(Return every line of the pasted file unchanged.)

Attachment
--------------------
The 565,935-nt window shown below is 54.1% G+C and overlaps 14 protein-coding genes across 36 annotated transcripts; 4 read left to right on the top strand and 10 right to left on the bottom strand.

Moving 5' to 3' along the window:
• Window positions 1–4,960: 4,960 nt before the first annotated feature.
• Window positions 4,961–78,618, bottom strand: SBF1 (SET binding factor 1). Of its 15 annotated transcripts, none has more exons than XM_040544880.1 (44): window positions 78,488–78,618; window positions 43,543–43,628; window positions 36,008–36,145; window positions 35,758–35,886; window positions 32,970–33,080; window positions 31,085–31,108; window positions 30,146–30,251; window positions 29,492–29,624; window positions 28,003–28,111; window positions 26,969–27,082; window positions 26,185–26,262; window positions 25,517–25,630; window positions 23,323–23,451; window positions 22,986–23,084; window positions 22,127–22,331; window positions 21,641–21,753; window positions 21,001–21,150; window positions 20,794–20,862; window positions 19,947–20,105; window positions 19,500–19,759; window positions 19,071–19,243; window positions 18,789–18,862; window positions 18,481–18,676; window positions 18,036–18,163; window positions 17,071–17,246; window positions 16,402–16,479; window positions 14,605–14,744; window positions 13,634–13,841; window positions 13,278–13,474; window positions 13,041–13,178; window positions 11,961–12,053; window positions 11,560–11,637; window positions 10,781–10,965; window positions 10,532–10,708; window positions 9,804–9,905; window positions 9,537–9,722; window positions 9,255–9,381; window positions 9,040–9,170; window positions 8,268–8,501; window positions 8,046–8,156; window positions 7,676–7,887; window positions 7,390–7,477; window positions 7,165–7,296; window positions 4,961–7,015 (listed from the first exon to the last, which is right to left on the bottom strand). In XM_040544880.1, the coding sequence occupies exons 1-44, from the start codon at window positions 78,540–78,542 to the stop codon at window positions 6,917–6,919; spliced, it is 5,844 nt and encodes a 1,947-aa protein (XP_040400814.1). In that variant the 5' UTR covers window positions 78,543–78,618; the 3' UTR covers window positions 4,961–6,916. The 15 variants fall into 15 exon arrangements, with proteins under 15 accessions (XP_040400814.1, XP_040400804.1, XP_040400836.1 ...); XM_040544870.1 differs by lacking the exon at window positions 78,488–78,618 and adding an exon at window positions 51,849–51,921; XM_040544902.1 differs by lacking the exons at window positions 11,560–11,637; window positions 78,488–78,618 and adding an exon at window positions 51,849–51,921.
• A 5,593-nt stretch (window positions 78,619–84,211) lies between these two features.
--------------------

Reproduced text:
The 565,935-nt window shown below is 54.1% G+C and overlaps 14 protein-coding genes across 36 annotated transcripts; 4 read left to right on the top strand and 10 right to left on the bottom strand.

Moving 5' to 3' along the window:
• Window positions 1–4,960: 4,960 nt before the first annotated feature.
• Window positions 4,961–78,618, bottom strand: SBF1 (SET binding factor 1). Of its 15 annotated transcripts, none has more exons than XM_040544880.1 (44): window positions 78,488–78,618; window positions 43,543–43,628; window positions 36,008–36,145; window positions 35,758–35,886; window positions 32,970–33,080; window positions 31,085–31,108; window positions 30,146–30,251; window positions 29,492–29,624; window positions 28,003–28,111; window positions 26,969–27,082; window positions 26,185–26,262; window positions 25,517–25,630; window positions 23,323–23,451; window positions 22,986–23,084; window positions 22,127–22,331; window positions 21,641–21,753; window positions 21,001–21,150; window positions 20,794–20,862; window positions 19,947–20,105; window positions 19,500–19,759; window positions 19,071–19,243; window positions 18,789–18,862; window positions 18,481–18,676; window positions 18,036–18,163; window positions 17,071–17,246; window positions 16,402–16,479; window positions 14,605–14,744; window positions 13,634–13,841; window positions 13,278–13,474; window positions 13,041–13,178; window positions 11,961–12,053; window positions 11,560–11,637; window positions 10,781–10,965; window positions 10,532–10,708; window positions 9,804–9,905; window positions 9,537–9,722; window positions 9,255–9,381; window positions 9,040–9,170; window positions 8,268–8,501; window positions 8,046–8,156; window positions 7,676–7,887; window positions 7,390–7,477; window positions 7,165–7,296; window positions 4,961–7,015 (listed from the first exon to the last, which is right to left on the bottom strand). In XM_040544880.1, the coding sequence occupies exons 1-44, from the start codon at window positions 78,540–78,542 to the stop codon at window positions 6,917–6,919; spliced, it is 5,844 nt and encodes a 1,947-aa protein (XP_040400814.1). In that variant the 5' UTR covers window positions 78,543–78,618; the 3' UTR covers window positions 4,961–6,916. The 15 variants fall into 15 exon arrangements, with proteins under 15 accessions (XP_040400814.1, XP_040400804.1, XP_040400836.1 ...); XM_040544870.1 differs by lacking the exon at window positions 78,488–78,618 and adding an exon at window positions 51,849–51,921; XM_040544902.1 differs by lacking the exons at window positions 11,560–11,637; window positions 78,488–78,618 and adding an exon at window positions 51,849–51,921.
• A 5,593-nt stretch (window positions 78,619–84,211) lies between these two features.